We’re so excited about all of our new HL90 seminars! Karen Huang told us more about her new course, Asian America in Popular Culture, which meets Wednesdays, 3-5.
What inspired you to teach this class?
I’ve been really excited by the influx of Asian American mainstream media in recent years, and how it’s helped Asian American popular culture become a more visible and less othered part of the American cultural imaginary. On the other hand, I think it’s important for us to contextualize the contemporary mainstreaming of Asian American pop culture in the history of Asian America at large, in terms of things like what stereotypes of Asian America have prevailed in the default cultural consciousness, how representations are shaped by yet transcend the historical experiences of Asian Americans, and what broader political and imaginative possibilities Asian American cultural representations gesture towards. I’m looking forward to unpacking these and other related issues with students throughout the semester, and hope that this class will give us an opportunity to collectively build a critical vocabulary for talking about Asian American pop culture, while still appreciating the media we study on an affective level.
What is a text you’re excited to share with students?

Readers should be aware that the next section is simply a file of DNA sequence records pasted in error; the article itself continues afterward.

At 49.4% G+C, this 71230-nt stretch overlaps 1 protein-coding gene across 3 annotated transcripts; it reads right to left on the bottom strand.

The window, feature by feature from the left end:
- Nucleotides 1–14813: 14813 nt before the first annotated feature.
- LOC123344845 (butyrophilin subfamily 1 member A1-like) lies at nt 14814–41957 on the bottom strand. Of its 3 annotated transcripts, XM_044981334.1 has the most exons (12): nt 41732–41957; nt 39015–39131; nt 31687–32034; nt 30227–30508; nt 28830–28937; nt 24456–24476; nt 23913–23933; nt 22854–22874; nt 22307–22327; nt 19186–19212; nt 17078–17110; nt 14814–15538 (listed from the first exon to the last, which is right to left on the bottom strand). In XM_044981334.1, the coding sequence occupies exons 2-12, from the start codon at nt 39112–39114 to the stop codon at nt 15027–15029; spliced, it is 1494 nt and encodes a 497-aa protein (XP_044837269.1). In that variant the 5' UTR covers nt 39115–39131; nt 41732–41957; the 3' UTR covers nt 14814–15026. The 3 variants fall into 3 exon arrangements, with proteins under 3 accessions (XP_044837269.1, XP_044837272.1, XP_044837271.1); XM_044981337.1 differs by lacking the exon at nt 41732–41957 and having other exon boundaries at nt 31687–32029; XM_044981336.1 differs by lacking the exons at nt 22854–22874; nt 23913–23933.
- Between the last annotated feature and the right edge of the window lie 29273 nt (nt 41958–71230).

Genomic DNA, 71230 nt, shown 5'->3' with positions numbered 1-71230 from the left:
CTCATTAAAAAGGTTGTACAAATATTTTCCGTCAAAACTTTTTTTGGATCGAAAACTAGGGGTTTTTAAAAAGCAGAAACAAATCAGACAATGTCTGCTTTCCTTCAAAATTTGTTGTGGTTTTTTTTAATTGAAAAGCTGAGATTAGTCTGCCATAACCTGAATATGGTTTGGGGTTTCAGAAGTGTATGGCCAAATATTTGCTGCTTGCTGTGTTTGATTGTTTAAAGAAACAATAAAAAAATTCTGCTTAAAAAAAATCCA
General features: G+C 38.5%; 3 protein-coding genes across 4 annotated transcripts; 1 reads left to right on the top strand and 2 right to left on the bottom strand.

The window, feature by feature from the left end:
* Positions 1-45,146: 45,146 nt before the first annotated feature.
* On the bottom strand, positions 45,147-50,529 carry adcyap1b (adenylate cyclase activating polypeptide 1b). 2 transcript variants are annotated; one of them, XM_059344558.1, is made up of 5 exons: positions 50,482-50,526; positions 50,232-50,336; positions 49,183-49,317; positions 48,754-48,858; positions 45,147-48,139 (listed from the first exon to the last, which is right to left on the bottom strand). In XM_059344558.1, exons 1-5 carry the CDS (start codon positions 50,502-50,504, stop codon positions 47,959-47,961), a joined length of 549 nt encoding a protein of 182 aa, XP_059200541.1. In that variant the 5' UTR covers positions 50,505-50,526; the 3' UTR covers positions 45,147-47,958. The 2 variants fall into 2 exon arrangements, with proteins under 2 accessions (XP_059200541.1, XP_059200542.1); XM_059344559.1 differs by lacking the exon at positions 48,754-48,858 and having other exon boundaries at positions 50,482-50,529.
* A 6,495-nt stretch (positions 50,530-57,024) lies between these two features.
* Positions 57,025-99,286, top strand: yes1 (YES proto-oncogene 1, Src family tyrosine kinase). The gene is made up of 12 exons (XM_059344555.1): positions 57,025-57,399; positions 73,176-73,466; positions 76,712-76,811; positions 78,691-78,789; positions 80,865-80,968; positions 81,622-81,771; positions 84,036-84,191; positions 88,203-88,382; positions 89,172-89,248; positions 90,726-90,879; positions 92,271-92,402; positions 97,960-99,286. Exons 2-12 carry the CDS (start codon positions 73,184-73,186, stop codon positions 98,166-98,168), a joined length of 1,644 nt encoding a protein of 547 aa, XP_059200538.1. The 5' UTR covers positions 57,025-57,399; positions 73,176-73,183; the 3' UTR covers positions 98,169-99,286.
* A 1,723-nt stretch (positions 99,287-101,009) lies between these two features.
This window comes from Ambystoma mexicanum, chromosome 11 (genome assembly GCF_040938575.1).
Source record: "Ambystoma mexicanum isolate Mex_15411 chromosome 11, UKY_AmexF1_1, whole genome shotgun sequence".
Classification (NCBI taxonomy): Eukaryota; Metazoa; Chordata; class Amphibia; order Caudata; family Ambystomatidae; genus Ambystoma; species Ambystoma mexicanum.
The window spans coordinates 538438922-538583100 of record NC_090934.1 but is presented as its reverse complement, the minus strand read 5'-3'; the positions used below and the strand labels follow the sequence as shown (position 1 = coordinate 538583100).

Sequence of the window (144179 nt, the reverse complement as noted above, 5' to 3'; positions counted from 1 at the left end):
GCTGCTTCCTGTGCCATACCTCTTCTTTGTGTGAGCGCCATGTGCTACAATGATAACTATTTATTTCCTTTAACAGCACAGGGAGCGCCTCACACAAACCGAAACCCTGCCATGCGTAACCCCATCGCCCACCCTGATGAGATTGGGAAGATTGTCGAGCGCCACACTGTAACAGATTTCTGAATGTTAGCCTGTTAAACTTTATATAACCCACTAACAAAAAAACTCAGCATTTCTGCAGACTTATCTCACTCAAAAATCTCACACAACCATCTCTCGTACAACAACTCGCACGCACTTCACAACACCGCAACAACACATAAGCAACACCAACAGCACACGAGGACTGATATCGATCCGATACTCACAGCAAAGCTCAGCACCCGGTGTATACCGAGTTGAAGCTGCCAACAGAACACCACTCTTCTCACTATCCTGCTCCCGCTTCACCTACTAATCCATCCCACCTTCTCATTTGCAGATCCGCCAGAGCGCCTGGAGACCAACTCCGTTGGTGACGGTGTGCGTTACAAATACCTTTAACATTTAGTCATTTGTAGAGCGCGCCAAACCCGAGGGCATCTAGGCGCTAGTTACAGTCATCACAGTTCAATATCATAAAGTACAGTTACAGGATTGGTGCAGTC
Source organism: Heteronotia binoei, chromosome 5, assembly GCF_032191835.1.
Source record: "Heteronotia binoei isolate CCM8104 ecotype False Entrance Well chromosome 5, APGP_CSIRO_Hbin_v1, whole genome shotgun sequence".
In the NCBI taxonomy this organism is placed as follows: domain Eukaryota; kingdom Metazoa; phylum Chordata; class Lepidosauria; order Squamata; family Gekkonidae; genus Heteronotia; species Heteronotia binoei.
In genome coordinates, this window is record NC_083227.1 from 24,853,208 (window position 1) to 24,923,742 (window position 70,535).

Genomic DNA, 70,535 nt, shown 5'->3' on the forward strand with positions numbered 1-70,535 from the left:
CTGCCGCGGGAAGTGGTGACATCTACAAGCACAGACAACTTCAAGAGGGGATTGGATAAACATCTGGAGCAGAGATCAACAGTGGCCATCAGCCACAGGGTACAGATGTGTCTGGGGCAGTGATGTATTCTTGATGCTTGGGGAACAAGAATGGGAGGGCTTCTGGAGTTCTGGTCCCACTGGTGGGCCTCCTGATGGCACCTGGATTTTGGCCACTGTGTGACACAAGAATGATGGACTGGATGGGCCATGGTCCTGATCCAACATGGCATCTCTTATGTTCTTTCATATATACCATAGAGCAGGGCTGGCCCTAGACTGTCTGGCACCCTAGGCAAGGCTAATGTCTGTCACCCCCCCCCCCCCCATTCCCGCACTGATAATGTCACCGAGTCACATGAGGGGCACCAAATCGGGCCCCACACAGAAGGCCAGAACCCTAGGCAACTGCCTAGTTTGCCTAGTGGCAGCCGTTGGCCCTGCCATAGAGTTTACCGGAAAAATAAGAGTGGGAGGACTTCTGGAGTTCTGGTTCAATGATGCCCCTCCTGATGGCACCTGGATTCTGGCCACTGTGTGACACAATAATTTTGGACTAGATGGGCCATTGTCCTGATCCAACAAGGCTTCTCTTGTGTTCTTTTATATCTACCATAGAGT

Lee Isaac Chung’s Minari. It’s a lovely film with a relatively straightforward plot, but I’m so excited to discuss with students the ways in which it complicates the narrative framework of the American Dream immigrant story — something that’s been popularly ascribed to the film in mainstream media.
Do you have any cool assignments planned?
This course is designed to help students think about the origins and evolutions of Asian American popular culture, but it’s by no means an exhaustive survey. This means that there’s a wide swath of texts and issues relevant to our course that we won’t get a chance to discuss; something that immediately comes to mind is the techno-orientalism of recent films like Blade Runner 2049 and, of course, Ghost in the Shell starring Scarlett Johansson. For the final project of the semester, then, I’m asking students to propose a new week to add to the syllabus, with a theme, and primary and secondary sources of their own choosing. I can’t wait to see what students come up with!
Who’s your favorite Asian character in American media?
This is probably a cliched answer, but it would have to be Mulan from the 1998 animated film.